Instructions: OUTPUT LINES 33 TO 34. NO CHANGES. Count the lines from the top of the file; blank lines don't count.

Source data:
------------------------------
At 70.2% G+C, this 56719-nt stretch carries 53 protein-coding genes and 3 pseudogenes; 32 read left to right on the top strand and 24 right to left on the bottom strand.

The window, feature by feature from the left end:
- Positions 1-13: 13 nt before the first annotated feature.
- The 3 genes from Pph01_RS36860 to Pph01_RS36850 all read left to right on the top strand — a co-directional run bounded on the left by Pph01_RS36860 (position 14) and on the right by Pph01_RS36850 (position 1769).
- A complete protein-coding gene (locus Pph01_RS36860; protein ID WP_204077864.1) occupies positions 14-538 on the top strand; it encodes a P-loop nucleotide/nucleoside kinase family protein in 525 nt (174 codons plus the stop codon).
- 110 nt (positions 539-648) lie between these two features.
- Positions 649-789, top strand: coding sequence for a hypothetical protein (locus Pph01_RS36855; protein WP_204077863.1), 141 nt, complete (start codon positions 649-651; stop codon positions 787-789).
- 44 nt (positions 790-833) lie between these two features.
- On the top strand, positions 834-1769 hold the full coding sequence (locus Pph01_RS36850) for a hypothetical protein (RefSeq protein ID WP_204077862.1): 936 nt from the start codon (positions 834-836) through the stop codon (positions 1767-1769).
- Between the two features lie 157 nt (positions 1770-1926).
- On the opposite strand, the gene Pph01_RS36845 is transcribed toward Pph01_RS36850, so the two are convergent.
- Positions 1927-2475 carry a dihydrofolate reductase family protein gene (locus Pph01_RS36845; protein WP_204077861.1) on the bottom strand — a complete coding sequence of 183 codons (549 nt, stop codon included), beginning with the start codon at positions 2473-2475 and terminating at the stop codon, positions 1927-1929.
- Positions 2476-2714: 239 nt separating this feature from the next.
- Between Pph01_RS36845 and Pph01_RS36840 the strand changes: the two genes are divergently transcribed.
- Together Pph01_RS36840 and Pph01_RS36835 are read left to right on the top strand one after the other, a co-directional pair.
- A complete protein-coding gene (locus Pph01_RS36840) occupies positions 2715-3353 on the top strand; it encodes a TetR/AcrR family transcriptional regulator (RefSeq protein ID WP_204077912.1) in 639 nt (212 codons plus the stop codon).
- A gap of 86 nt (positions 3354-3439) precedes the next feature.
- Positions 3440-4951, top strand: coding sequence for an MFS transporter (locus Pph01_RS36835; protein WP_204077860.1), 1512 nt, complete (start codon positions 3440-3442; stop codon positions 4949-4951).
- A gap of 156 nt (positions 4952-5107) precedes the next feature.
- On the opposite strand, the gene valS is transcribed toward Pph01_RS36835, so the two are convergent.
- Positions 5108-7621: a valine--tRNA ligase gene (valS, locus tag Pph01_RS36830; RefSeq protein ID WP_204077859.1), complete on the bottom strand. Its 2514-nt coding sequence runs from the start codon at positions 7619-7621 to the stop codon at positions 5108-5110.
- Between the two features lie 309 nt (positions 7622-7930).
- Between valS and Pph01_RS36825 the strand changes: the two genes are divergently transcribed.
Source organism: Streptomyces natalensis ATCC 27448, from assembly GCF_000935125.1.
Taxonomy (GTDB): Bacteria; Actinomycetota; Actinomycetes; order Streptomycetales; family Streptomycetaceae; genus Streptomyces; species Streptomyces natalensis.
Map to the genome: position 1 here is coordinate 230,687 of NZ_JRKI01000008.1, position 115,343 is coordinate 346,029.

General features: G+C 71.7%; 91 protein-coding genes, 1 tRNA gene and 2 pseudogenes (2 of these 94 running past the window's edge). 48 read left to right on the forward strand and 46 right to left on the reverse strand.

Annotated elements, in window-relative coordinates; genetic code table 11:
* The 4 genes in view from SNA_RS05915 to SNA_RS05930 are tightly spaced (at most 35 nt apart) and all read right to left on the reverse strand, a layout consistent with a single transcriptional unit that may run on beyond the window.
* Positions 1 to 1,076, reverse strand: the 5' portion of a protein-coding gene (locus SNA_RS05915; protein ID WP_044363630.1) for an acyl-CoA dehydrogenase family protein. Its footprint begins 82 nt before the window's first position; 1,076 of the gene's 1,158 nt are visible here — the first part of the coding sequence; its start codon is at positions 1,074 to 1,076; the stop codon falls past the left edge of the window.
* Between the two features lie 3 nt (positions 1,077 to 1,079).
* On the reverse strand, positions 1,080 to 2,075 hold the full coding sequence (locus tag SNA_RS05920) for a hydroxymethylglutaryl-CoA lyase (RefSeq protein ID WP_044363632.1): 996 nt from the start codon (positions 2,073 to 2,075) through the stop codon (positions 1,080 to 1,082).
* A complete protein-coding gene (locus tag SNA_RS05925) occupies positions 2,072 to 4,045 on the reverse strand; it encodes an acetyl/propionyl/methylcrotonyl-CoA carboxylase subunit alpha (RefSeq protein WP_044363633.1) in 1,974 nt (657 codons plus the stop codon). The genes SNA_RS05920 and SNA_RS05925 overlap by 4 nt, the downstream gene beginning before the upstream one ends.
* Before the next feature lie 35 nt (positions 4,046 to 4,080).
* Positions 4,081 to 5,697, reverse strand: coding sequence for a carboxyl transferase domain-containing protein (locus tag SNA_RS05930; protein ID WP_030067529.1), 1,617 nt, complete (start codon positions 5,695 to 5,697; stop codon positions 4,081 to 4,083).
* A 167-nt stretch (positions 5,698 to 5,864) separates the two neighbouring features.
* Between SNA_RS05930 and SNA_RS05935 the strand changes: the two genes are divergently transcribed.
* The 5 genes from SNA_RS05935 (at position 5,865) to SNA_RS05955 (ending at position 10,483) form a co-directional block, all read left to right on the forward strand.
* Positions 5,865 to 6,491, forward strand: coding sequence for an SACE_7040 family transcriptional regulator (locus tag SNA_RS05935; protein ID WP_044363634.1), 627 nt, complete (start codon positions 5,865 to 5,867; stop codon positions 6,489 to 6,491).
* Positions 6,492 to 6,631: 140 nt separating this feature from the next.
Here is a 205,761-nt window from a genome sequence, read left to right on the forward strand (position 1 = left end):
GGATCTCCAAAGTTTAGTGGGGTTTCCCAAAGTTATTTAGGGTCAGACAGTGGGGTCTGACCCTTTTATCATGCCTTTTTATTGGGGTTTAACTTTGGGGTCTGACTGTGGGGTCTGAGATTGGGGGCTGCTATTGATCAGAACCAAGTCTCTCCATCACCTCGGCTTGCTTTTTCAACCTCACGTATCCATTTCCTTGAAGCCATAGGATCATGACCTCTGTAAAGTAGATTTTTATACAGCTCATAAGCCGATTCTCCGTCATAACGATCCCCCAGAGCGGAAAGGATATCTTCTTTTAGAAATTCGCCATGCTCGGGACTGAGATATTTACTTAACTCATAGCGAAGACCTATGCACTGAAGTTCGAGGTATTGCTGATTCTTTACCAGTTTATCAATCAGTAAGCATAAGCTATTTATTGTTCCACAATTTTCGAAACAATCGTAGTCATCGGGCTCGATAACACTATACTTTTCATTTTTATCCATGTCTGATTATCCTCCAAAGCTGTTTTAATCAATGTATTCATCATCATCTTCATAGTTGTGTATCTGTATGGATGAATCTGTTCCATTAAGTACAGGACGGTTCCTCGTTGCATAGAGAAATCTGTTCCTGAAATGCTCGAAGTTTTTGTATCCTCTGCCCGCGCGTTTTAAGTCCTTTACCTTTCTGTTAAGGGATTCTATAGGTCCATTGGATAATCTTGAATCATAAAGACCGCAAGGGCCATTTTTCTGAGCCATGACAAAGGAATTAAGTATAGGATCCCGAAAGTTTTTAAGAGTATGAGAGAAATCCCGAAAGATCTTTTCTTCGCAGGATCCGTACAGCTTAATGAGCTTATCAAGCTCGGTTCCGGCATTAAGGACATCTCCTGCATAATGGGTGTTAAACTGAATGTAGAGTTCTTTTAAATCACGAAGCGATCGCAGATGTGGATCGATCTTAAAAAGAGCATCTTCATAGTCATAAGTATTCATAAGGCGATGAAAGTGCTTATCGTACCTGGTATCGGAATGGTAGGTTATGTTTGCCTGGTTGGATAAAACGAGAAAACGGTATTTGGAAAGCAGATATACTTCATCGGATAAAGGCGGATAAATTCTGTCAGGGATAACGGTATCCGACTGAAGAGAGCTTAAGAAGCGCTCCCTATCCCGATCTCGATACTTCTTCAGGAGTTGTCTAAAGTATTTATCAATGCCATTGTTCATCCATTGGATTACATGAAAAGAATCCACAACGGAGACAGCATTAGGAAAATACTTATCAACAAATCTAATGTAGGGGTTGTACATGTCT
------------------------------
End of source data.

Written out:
* A complete protein-coding gene (locus tag SNA_RS05925) occupies positions 2,072 to 4,045 on the reverse strand; it encodes an acetyl/propionyl/methylcrotonyl-CoA carboxylase subunit alpha (RefSeq protein WP_044363633.1) in 1,974 nt (657 codons plus the stop codon). The genes SNA_RS05920 and SNA_RS05925 overlap by 4 nt, the downstream gene beginning before the upstream one ends.
* Before the next feature lie 35 nt (positions 4,046 to 4,080).